On one of my many trips around Singburi province I visited a village called Khai Bang Rachan, which is remembered for resistance against Burmese invaders in the Burmese-Siamese War (1765-1767). One of the most prominent monuments here is the Heroes of Khai Bang Rachan monument, which remembers the villagers who bravely fought against the Burmese. There were many more troops to villagers, but it took the Burmese eight attacks before the villagers were defeated due to shortage of weapons. The monument itself stands magnificently in impeccably kept gardens.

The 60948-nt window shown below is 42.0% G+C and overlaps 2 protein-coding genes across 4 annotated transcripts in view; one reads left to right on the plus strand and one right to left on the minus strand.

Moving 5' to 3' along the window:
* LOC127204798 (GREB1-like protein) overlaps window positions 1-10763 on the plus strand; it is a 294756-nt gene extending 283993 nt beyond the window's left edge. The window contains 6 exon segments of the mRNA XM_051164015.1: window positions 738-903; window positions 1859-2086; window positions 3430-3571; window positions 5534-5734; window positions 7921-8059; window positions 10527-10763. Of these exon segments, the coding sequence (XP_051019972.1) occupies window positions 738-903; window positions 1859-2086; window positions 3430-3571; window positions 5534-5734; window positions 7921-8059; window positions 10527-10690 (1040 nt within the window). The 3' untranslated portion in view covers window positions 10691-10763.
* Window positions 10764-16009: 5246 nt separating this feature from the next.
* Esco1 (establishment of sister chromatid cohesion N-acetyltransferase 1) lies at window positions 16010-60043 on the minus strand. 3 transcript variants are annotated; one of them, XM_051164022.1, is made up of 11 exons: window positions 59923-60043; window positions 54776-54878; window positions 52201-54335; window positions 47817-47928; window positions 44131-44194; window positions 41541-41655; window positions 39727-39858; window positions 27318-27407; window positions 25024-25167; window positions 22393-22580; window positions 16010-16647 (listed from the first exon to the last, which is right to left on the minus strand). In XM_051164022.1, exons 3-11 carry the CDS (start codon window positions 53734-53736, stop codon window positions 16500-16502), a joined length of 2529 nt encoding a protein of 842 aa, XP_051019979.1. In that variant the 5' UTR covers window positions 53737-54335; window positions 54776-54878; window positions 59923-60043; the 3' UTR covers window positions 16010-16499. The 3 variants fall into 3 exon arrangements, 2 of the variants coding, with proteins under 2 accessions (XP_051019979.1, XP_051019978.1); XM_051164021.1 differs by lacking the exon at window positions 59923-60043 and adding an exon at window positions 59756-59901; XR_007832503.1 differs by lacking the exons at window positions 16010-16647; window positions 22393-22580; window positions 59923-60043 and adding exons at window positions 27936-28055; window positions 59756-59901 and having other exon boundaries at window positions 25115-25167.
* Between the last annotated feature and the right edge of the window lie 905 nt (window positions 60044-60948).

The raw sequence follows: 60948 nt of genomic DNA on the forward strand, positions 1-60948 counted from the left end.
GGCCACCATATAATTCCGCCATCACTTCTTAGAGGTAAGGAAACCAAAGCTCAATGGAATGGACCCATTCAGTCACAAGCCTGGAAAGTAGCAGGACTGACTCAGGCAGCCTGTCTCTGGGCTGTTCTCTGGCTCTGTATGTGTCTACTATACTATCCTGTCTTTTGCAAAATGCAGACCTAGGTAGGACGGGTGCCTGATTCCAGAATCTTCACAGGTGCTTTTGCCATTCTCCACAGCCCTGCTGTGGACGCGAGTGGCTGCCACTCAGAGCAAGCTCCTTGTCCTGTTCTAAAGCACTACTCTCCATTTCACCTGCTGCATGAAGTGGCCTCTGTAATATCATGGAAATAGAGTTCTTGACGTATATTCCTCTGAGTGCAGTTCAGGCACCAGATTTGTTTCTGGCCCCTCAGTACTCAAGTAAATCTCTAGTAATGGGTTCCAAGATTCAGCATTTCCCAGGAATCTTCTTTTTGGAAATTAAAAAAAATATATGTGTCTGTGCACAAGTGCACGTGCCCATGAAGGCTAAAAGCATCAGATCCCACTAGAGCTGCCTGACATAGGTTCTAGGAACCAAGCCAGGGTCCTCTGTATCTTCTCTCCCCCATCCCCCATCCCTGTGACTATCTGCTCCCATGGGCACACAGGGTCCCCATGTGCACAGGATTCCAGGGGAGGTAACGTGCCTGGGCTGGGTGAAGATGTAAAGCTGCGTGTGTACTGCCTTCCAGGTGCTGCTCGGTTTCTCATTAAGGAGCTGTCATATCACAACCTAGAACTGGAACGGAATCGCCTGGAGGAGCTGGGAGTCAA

As we wandered around the gardens we came across a local Thai women releasing turtles. This is something you see in many places throughout Thailand where you can pay money to release a turtle into the “wild”. I have done a bit of research on this and apparently this is a traditional way of merit making for most Thai’s on a lot of occasions, such as birthdays and to bring good luck. On the surface this appears to be a nice thing to do, to release a turtle into the wild, but if you look they are all cooped up in a small, bowl –like container before being “set-free”, and then caught a few hours later and put back into the container, only to be “set-free” once more for the next paying tourist. It’s supposed to provide good luck- for you maybe, but for the turtle it is deprived of a normal life and will probably end in its death. Much better to get involved with one of the many turtle conservation projects, like the one I visited on the island of Koh Mannai, off the coast of Laem Mae Phim, where you can help to care for the turtles and learn about the work they do, breeding and releasing them into the wild (properly!)